Civil War Essay, Research Paper
IN THIS meeting of the Southern Historical Association great emphasis has been placed upon a re-examination of numerous phases of our history relating to the Civil War. While several papers have dealt with certain forces which helped bring about the Civil War, none has attempted a general synthesis of causes. This synthesis has been the task assumed by the retiring president of the Association.
Before attempting to say what were the causes of the American Civil War, first let me say what were not the causes of this war. Perhaps the most beautiful, the most poetic, the most eloquent statement of what the Civil War was not fought for is Lincoln’s Gettysburg Address. That address will live as long as Americans retain their love of free government and personal liberty; and yet in reassessing the causes of the Civil War, the address whose essence was that the war was being fought so “that government of the people, by the people and for the people shall not perish from the earth” is irrelevant. Indeed, this masterpiece of eloquence has little if any value as a statement of the basic principles underlying the war.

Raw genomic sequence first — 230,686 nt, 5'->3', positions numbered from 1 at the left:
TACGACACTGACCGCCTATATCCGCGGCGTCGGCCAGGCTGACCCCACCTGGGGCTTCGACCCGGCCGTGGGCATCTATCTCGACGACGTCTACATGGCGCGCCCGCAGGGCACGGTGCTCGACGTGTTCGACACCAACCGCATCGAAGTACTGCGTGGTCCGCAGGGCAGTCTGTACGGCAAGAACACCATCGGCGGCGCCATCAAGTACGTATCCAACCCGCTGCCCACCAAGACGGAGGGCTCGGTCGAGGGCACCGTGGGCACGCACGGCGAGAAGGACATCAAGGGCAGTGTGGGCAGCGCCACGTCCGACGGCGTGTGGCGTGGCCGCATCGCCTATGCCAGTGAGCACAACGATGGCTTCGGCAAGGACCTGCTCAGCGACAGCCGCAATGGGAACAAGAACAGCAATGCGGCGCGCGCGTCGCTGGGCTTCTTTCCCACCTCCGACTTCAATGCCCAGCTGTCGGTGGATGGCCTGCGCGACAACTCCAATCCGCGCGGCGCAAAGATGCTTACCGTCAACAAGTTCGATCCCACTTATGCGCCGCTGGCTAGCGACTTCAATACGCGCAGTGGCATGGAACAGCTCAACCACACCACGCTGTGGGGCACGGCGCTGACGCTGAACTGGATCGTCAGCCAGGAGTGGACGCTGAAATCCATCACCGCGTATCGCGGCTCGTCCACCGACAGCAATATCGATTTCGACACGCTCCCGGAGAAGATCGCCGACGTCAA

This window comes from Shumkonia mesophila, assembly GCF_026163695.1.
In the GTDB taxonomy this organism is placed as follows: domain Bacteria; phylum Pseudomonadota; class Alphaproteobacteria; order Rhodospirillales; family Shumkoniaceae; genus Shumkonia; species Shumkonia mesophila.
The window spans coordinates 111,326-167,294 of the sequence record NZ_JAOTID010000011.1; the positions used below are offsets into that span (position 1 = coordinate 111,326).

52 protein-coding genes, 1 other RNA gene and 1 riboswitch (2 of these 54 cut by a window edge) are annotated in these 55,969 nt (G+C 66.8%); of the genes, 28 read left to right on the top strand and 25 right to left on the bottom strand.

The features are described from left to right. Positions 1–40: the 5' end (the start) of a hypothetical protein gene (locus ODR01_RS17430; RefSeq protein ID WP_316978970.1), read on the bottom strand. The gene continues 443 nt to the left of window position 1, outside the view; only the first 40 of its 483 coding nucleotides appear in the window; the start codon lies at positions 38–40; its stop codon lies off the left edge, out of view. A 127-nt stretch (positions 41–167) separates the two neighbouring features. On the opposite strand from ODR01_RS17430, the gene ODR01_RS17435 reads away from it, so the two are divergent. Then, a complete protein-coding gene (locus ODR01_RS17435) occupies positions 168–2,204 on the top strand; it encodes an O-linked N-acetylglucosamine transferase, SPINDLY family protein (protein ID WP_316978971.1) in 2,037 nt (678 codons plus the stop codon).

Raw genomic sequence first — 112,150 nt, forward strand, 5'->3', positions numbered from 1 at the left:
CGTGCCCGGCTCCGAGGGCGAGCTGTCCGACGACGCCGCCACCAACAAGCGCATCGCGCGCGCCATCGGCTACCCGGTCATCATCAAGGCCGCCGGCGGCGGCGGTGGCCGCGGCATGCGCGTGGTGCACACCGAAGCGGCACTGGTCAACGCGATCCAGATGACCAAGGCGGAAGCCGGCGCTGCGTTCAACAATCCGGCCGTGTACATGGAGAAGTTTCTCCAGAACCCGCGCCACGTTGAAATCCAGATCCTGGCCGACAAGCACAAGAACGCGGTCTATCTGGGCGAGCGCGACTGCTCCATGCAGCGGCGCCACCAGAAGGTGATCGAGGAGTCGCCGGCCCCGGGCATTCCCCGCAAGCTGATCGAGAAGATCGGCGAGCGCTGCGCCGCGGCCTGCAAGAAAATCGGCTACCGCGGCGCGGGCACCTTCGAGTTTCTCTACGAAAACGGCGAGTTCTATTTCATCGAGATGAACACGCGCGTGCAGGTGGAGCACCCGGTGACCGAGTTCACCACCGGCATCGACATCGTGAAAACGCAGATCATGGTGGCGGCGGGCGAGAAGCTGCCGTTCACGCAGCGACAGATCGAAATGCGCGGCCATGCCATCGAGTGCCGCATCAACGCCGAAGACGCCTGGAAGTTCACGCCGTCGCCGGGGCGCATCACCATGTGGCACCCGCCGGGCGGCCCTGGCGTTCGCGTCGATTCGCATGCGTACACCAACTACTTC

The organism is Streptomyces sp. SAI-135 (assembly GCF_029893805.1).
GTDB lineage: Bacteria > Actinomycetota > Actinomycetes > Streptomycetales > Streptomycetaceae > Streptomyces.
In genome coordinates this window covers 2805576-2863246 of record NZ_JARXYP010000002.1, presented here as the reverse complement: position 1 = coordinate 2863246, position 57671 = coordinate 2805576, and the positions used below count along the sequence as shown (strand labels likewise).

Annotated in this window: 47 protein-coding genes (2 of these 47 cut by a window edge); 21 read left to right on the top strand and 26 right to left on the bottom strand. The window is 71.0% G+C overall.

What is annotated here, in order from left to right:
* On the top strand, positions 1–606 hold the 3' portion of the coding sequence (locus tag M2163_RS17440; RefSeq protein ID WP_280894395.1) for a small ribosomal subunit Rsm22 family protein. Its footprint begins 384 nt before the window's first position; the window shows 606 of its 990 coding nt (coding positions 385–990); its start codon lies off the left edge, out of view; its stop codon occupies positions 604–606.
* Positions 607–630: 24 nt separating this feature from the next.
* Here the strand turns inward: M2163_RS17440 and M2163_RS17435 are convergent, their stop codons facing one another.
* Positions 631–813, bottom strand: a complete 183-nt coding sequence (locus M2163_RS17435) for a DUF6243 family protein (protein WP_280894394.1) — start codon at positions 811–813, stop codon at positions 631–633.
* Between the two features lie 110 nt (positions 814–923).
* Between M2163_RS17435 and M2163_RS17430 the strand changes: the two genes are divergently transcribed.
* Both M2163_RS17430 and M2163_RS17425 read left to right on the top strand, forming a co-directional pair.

The Civil War was not a struggle on the part of the South to destroy free government and personal liberty nor on the part of the North to preserve them. Looked at from the present perspective of the world-wide attempt of the totalitarians to erase free governments and nations living under such governments from the face of the earth, the timeworn stereotype that the South was attempting the destruction of free government and the North was fighting to preserve it seems very unrealistic and downright silly. In the light of the present-day death struggle between freedom and the most brutal form of despotism, the Civil War, as far as the issue of free government was involved, was a sham battle. Indeed, both northern and southern people in 1861 were alike profoundly attached to the principles of free government. A systematic study of both northern and southern opinion as expressed in their newspapers, speeches, diaries, and private letters, gives irrefutable evidence in support of this assertion. Their ideology was democratic and identical. However, theoretical adherence to the democratic principles, as veil we know all too well in these days of plutocratic influences in our political life, is not sufficient evidence that democratic government exists. I believe that I shall not be challenged in the assertion that the economic structure of a section or a nation is the foundation upon which its political structure must rest. For this reason, therefore, it will be necessary to know what the economic foundations of these sections were. Was the economic structure of the North such as to support a political democracy in fact as well as in form? And was the economic structure of the South such as to permit the existence of free government? Time does not permit an extended treatment of this subject; it will be possible only to point out certain conclusions based upon recent research. By utilizing the county tax books and the unpublished census reports a group of us conducting a cooperative undertaking have been able to obtain a reasonably accurate and specific picture of wealth structure of the antebellum South, and to some extent that of the other sections. We have paid particular attention to the distribution of capital wealth and the ownership of the means of production. As has been generally known the Northwest was agricultural and its population predominantly small farmers, though a considerable minority were large farmers comparable with the southern planters. It seems that in 1860 about 80 percent of the farmers in the Old Northwest were landowners. A fairly large fraction of the remaining farm population in that area were either squatters upon public lands or were the members of landowning families. Only a small per cent were renters. In those areas farther west the ownership of land was not as widespread because the farmers had not yet made good their titles to the lands that they had engrossed. Taken as a whole the people of the Northwest were economically self-sufficient. They could not be subjected to economic coercion and, hence, they were politically free. Their support of free government-as they understood it-was effective.